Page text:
The day Édith Piaf killed Jean Cocteau out of sadness

by archynewsy
0 comment

Jean Cocteau He died of a myocardial infarction at one o’clock in the afternoon on Friday, October 11, 1963 in his villa in Milly-la-Forêt, two hours after learning of the death of his friend, the singer and performer Édith Piaf.

The prince of poets went to the afterlife with the official version of the death, a veil to cover a bizarre operation in order to preserve appearances. The Paris Sparrow had died at his residence in Grasse, in the Alpes-Maritimes, at the age of 47. The cause was the excess of it, expressed in a final trace of aneurysm of the hepatic artery. His body was clandestinely moved to Paris to certify his death in the peace of his Parisian apartment on Boulevard Lannes, at seven in the morning on that fateful October 11, 60 years ago.

The goodbye of The Mummy, revered throughout the world, was announced at eleven o’clock that day. The myths and legends in the interval between this and Jean Cocteau’s death are endless, enough to write a novel with many voices and almost no truth. If we paid attention to the witnesses, who in essence are the service of the mansion, the phrases spoken by Pablo Picasso’s great friend would be, in themselves, poetry. Cook Juliette took a while to tell him that terrible omen for a man in fragile health. When Cocteau received the blow, he stated that this was his last day in this world. According to other sources, his reaction was even more lyrical. She said he could see how the ship was about to sink.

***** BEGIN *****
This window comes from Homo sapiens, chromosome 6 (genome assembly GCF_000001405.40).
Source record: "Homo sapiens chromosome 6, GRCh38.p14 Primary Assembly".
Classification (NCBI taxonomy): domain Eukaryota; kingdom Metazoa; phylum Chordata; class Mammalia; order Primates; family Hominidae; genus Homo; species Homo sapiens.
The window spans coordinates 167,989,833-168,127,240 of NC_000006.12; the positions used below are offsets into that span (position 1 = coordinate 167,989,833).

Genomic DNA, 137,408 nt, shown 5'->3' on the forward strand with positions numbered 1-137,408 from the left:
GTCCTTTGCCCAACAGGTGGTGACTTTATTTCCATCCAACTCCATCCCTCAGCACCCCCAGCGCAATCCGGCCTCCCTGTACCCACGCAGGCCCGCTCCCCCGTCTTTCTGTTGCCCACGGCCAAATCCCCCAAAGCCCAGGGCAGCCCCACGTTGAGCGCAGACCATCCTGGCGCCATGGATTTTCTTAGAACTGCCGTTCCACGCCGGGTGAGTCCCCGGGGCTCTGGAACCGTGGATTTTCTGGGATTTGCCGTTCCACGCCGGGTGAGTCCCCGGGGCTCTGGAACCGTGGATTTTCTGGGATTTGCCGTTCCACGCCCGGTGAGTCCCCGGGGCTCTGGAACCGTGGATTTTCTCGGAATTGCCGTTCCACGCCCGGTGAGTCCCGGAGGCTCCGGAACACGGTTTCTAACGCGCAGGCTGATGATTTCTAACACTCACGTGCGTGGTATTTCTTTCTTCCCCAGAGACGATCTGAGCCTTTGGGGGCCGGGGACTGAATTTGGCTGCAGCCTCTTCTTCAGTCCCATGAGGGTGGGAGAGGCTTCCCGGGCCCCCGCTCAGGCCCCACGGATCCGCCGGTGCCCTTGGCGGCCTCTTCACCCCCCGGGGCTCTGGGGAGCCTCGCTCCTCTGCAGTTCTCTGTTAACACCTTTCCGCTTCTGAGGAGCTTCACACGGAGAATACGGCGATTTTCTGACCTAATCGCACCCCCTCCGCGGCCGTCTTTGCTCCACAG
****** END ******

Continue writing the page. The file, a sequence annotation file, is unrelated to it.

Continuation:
The next morning, The Parisian He titled that Piaf’s death had finished Cocteau. Since then the two navigated the anniversary together, as if they had not previously been united by strong artistic ties and friendship, deeper in the lastexcerpt of its stocks, when the director of The testament of Orpheus He lavished himself with beautiful words to encourage that battered creature.

Perhaps all that love had arisen from Cocteau’s fascination with certain exotic animals and with class differences. Grown in the rising bourgeoisie of the Third RepublicCocteau had always struggled to be well seen in the most avant-garde circles, suspicious of his meticulous aesthetics and clothing.

Related Posts

Leave a Comment